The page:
this->IsSoTrue() --- :p

With C++ you have full control over your whole computer. I find it extremely rewarding if you know what you are doing. But until you get to a point, where you can claim that you have a good understanding of the language, it will take you probably 2+ years of programming and learning. In the beginning, the level of pain is quite high. And it does not get better very fast. But as I said, once you get to the point, where you really know what you are doing, it is a great language.

So if you "just" want to make a game without spending a lot of time learning before you can even start making a game, Unity with C# is probably the better solution for you. But if you really want to know the low-level stuff and get control over everything ---> C++

Another thing that might help you is reading the Book "Game engine architecture" by Jason Gregory. He was part of the team that made "The last of us". He talks about everything you need to know to make a good game engine. It will certainly help you figure out, how much detail you want to program yourself. This will make the language decision easier for you.

 

Greetings

 

 

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Posted (edited)

Thanks for all of the informative replies. As it stands right now, I have it narrowed to c# with unity or c++. I will look into that book, "Game engine architecture", and check back here to help make my final decision.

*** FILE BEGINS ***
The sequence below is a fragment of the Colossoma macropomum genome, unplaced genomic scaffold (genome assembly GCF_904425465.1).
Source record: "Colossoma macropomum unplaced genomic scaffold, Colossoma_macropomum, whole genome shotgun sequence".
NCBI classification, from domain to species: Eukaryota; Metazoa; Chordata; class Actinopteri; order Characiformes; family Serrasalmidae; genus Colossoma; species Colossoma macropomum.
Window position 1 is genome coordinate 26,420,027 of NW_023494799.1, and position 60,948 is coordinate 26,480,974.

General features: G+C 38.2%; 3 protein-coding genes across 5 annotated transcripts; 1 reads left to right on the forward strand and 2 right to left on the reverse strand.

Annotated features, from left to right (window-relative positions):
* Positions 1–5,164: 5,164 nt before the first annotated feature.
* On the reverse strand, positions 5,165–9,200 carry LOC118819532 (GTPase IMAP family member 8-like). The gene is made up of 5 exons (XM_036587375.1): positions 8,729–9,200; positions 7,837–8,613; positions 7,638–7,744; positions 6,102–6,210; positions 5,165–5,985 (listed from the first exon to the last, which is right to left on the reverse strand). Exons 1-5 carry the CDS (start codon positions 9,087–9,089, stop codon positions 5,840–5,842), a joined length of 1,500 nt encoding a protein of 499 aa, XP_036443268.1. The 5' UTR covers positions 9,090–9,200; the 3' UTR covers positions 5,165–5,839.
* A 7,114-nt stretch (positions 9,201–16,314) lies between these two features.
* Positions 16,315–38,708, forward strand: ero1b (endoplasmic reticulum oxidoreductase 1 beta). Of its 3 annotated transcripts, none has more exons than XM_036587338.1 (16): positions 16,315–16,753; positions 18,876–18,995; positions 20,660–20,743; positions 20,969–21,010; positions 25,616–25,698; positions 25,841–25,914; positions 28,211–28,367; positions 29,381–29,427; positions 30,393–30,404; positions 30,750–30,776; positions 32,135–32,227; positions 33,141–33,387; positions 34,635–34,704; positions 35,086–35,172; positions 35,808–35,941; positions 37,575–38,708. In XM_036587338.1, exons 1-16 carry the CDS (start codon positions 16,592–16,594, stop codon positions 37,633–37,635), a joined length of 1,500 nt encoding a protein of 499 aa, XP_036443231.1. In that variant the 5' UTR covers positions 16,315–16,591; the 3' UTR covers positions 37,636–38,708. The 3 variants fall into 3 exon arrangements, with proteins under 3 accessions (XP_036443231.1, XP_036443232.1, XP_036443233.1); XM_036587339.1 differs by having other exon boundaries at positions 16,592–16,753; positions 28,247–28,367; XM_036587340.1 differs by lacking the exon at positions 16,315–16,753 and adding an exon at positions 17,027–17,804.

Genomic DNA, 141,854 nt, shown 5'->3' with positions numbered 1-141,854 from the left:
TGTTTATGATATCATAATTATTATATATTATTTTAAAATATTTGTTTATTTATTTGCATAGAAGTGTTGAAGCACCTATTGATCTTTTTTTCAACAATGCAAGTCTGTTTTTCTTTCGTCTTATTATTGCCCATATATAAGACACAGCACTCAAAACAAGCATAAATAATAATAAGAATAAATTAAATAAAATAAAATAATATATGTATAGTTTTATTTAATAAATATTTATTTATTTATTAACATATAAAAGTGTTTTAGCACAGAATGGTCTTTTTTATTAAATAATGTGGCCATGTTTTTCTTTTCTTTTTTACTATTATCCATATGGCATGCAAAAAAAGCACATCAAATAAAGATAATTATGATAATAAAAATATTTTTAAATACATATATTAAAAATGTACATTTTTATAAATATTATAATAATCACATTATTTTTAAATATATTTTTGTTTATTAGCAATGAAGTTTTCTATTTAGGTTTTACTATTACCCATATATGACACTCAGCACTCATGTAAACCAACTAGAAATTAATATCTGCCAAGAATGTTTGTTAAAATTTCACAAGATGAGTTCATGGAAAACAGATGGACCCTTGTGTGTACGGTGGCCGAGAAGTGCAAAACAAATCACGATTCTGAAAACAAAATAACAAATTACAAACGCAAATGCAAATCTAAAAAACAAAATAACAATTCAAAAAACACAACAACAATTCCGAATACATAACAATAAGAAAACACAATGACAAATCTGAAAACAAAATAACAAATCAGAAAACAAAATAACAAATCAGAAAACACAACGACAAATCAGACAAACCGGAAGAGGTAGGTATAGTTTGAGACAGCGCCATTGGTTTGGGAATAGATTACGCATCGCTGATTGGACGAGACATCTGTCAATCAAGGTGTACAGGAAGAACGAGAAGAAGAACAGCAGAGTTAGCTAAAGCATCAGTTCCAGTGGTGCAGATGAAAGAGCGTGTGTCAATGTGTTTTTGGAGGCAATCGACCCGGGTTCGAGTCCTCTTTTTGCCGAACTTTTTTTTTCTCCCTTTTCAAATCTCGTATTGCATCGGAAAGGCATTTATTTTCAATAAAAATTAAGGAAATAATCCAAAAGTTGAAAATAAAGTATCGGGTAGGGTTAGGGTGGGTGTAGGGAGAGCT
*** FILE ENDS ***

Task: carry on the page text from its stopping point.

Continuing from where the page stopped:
I know that C++ is very demanding and hard not to fool up. People say it's like juggling hand grenades, and I'm sure it's not much of an exaggeration. Call me crazy, but that makes me want to learn C++ even more. I've always been a bit of a perfectionist, and performance would be my main goal for any program/game I make. In saying that, if I choose C++ I'm aware that I could end up with a slower program due to memory leaks or bad memory management due to being a rookie, as opposed to a memory managed language. Maybe I really want to learn C++ but am afraid and want someone to talk me out of it and go with Unity/C# lol....

Edited by michael1987

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27 minutes ago, michael1987 said:

Call me crazy, but that makes me want to learn C++ even more. I've always been a bit of a perfectionist, and performance would be my main goal for any program/game I make. In saying that, if I choose C++ I'm aware that I could end up with a slower program due to memory leaks or bad memory management due to being a rookie,